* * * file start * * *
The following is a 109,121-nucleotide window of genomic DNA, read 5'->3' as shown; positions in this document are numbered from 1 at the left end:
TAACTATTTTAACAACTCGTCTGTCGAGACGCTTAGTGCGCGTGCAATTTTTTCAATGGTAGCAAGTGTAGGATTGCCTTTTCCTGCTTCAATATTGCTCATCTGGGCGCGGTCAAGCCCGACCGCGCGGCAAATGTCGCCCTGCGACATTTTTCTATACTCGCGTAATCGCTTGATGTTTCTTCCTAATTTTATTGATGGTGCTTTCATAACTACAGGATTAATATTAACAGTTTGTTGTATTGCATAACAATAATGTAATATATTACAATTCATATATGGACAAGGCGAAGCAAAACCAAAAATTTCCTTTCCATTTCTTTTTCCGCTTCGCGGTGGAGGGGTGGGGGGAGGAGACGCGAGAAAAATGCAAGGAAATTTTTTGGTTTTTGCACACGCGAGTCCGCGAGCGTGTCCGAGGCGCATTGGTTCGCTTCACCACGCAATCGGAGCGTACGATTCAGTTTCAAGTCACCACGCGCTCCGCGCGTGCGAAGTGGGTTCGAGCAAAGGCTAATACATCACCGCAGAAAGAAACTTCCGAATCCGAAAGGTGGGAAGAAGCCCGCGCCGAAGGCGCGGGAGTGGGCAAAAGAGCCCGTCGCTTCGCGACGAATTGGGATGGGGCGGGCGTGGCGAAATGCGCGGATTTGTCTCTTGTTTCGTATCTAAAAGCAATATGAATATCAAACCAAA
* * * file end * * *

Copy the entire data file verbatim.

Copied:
The following is a 109,121-nucleotide window of genomic DNA, read 5'->3' as shown; positions in this document are numbered from 1 at the left end:
TAACTATTTTAACAACTCGTCTGTCGAGACGCTTAGTGCGCGTGCAATTTTTTCAATGGTAGCAAGTGTAGGATTGCCTTTTCCTGCTTCAATATTGCTCATCTGGGCGCGGTCAAGCCCGACCGCGCGGCAAATGTCGCCCTGCGACATTTTTCTATACTCGCGTAATCGCTTGATGTTTCTTCCTAATTTTATTGATGGTGCTTTCATAACTACAGGATTAATATTAACAGTTTGTTGTATTGCATAACAATAATGTAATATATTACAATTCATATATGGACAAGGCGAAGCAAAACCAAAAATTTCCTTTCCATTTCTTTTTCCGCTTCGCGGTGGAGGGGTGGGGGGAGGAGACGCGAGAAAAATGCAAGGAAATTTTTTGGTTTTTGCACACGCGAGTCCGCGAGCGTGTCCGAGGCGCATTGGTTCGCTTCACCACGCAATCGGAGCGTACGATTCAGTTTCAAGTCACCACGCGCTCCGCGCGTGCGAAGTGGGTTCGAGCAAAGGCTAATACATCACCGCAGAAAGAAACTTCCGAATCCGAAAGGTGGGAAGAAGCCCGCGCCGAAGGCGCGGGAGTGGGCAAAAGAGCCCGTCGCTTCGCGACGAATTGGGATGGGGCGGGCGTGGCGAAATGCGCGGATTTGTCTCTTGTTTCGTATCTAAAAGCAATATGAATATCAAACCAAA